Driving through Skid Row in Los Angeles last weekend, Jon Linton spotted a man sitting in a wheelchair wearing only a hospital gown. "It was one of the most heartbreaking things I've ever seen," says Linton, a Phoenix photographer who advocates for people experiencing homelessness. "He didn't have shoes, and there was a stream of drool coming down the side of his mouth."
When Linton first spotted him, the man in the wheelchair sat completely still. "It almost looked like he could be dead," Linton recalls, "but he came to with a bit of coaxing." Linton gave the man a bottle of water and a hamburger, helping him unwrap the food, and propping the bottle up when the man couldn't grasp it. "He mouthed the words 'thank you,' but no sound came out of his lips.”
In Phoenix, Linton has been documenting the lives of people on the street since 2007. He also heads a nonprofit called the I Have a Name Project, which often uses art to raise awareness about homelessness. He’s held exhibitions, supported a local mural project, and launched a mobile homelessness project that delivers necessities likes socks and water to people in need.
Recently, Linton embarked on a three-week road trip to deliver supplies to homeless people in several western states, driving a school bus donated by a family foundation for Seagram’s heir Adam Bronfman.
And before Linton left Phoenix, some of the city’s best-known artists helped him transform the bus into a kind of movable canvas.
Lalo Cota, whose murals painted with iconic skeletal imagery dot the downtown Phoenix landscape, painted the exterior of Linton’s Let’s Be Better Humans bus in bright blues, red, yellow, and orange. He included a quote from Bronfman on the front bumper: “It’s not okay to discard people.”
The phrase echoes a sentiment Linton recalls a homeless man named Michael sharing earlier this month, while Linton was driving the bus near Washington Street and 12th Avenue, an area the city of Phoenix has temporarily designated as a space for homeless people. “It’s more like a concentration camp,” Linton recalls the man saying.
Though there’s much work to be done here at home — “There’s more homelessness now than I’ve seen in 13 years,” Linton says of Phoenix — Linton’s also committed to spreading hope (and supplies) to those in other cities, as well.
Hence the bus. “Adam [Bronfman] found out that I wasn’t traveling to other places because my first bus was so old and run down,” Linton says. So Bronfman secured one for him.
Having the bus covered in artwork helps to draw attention to the mobile outreach program, but Linton says it’s more than that.
“This country has become so divided on so many fronts, from racial tensions to the disparity between the haves and the have-nots,” he says. “I could drive the bus around all day without ever delivering anything to homeless people, and it would still bring such an important message to people.”
The contributions of local artists extend into the interior of the bus, where nearly every surface is covered. JB Snyder painted panels for an interior section of the bus, using his signature style of curved intersecting lines and blocks of color. Joel Coplin, an artist who often paints portraits of people living on the streets surrounding his Phoenix studio, is one of several artists who painted seat backs.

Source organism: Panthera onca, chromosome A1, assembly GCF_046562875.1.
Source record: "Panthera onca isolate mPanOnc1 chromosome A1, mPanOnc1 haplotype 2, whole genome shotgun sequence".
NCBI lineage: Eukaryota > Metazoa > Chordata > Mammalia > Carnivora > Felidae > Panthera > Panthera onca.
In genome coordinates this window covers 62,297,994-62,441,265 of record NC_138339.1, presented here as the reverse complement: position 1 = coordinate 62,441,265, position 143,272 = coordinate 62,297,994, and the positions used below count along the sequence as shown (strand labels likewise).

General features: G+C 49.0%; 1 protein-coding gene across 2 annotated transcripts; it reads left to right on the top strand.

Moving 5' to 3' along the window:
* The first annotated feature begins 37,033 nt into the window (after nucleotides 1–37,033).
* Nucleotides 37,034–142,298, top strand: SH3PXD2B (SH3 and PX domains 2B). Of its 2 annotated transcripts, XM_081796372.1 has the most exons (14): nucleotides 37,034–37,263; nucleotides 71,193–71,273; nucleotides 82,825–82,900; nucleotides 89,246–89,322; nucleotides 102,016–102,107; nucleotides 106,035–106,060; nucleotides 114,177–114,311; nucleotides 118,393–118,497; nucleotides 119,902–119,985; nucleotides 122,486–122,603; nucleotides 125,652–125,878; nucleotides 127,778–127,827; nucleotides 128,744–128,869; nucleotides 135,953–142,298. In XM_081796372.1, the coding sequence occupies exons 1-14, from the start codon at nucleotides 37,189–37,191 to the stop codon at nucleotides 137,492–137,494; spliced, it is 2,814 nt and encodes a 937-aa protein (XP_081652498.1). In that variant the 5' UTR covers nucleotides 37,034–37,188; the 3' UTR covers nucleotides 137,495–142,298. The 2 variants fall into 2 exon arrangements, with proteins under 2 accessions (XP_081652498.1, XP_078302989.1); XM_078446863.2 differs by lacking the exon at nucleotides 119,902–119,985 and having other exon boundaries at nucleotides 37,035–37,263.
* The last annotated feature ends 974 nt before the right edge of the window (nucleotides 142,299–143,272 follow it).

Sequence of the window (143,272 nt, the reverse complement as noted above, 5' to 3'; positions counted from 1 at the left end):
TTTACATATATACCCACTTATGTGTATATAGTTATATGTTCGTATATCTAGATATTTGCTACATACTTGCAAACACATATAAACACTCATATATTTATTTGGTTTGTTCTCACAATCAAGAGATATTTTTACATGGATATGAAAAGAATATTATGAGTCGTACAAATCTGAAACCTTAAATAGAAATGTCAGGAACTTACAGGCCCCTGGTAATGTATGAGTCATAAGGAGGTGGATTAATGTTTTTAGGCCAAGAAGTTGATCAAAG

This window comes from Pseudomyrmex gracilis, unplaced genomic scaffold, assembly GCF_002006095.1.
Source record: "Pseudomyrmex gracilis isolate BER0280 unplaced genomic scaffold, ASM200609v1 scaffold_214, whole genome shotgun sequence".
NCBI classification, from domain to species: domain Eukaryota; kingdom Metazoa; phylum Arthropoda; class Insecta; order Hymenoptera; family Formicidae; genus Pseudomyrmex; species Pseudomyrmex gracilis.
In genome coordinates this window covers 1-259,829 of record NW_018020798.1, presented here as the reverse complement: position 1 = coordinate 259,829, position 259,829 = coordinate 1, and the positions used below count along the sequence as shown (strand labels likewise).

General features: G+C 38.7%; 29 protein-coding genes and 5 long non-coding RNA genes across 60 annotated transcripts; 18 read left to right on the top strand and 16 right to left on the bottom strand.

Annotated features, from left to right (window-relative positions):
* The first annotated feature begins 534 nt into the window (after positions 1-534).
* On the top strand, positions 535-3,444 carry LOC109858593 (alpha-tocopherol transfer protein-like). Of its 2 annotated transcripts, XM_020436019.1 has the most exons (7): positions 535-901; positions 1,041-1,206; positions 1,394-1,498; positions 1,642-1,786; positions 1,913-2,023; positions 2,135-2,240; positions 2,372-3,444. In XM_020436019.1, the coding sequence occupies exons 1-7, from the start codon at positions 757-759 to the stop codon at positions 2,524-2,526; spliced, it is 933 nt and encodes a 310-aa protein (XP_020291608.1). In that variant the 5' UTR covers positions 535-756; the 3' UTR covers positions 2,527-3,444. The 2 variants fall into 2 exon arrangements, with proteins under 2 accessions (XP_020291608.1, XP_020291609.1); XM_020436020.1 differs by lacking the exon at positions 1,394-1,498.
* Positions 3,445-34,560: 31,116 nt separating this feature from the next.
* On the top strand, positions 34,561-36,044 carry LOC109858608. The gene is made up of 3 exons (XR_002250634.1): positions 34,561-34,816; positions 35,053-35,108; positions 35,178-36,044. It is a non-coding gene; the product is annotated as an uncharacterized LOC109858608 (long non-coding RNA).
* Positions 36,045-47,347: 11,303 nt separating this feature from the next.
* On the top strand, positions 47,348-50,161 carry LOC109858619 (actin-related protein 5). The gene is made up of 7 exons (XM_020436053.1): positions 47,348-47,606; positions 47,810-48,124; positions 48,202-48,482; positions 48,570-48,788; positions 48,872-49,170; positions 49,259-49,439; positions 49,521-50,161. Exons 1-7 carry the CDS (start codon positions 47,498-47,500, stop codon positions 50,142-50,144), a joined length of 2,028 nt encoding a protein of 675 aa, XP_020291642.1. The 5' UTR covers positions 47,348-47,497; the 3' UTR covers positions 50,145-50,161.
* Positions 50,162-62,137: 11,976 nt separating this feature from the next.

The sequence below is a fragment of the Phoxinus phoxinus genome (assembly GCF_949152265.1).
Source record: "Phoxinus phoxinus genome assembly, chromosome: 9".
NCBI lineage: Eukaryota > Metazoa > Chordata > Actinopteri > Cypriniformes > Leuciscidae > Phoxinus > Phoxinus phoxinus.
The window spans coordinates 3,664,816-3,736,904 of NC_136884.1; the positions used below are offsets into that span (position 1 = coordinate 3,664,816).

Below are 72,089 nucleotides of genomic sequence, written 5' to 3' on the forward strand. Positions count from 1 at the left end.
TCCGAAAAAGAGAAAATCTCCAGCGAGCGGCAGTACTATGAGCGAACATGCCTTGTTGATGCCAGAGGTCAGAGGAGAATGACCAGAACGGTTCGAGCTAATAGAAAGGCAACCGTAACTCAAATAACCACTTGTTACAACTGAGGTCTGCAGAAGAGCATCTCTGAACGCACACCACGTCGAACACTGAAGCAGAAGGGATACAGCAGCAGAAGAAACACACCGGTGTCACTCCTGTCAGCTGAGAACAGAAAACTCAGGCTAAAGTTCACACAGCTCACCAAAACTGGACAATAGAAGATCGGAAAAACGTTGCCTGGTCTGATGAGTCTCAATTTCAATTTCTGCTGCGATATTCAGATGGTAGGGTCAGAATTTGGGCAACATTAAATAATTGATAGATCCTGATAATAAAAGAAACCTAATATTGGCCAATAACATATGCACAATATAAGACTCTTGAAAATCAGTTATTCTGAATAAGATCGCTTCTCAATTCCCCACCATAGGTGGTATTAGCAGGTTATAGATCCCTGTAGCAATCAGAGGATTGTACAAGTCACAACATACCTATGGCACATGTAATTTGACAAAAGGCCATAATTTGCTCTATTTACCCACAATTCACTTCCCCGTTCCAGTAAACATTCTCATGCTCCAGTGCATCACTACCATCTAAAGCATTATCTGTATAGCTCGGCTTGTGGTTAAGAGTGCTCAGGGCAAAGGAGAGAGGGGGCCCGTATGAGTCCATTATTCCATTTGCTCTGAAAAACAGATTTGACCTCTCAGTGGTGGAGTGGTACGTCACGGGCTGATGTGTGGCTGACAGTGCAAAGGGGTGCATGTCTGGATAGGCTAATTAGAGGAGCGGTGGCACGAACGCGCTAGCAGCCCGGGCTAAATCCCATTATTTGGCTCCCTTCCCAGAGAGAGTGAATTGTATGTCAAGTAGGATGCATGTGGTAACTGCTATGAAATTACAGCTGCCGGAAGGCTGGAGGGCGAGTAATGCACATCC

Another prolific artist, Joe Willie Smith, found inspiration in Linton’s “Let’s Be Better Humans” mantra. “I painted hands of all different races, and underneath them there are blue profiles of humans that represent the world of spirits,” he says. “They’re beings of light who transmit energy flowing down over the world.”
Kristin Wesley, an artist whose tall wooden Friendly Flowers with smiley faces are installed along Grand Avenue, painted part of an interior wall; she calls it “a beautiful way to break down those barriers and remind people how similar we all are at a basic human level.”
For artist Brian Boner, painting a flock of birds on the ceiling inside the bus was a full-circle moment. In 2016, he painted a Roosevelt Row mural featuring similar birds, which pays homage to people who’ve died while living on the streets. “They’re symbolic of the community moving together as one,” Boner says of the birds.
The artwork came together just days before Linton launched his first multicity trip with the new bus. He’s traveling alone, due to COVID-19 public health concerns, with a film crew documenting his work tagging along in another vehicle.
Linton filled the bus with supplies that he’ll be delivering in several cities, giving them directly to people living on the streets. The supplies include water, hygiene kits, umbrellas, socks, masks, and hand sanitizer.
Several artists, including Shela Yu, whose bright pink artwork surrounds the driver’s seat for the bus, helped to gather supplies. In Yu’s case, she called on community members to donate feminine hygiene products.
At every stop, Linton pays members of the homeless community to help distribute these supplies. He’ll be handing out meals, as well, in places that include Los Angeles; San Francisco; Portland, Oregon; and Las Vegas.
For Linton, the artwork on the bus is one more way of helping people see the humanity in others. “No one should ever be homeless,” Linton says. “This country needs a message of hope and unity, and the bus can help me spread that message beyond Phoenix.”
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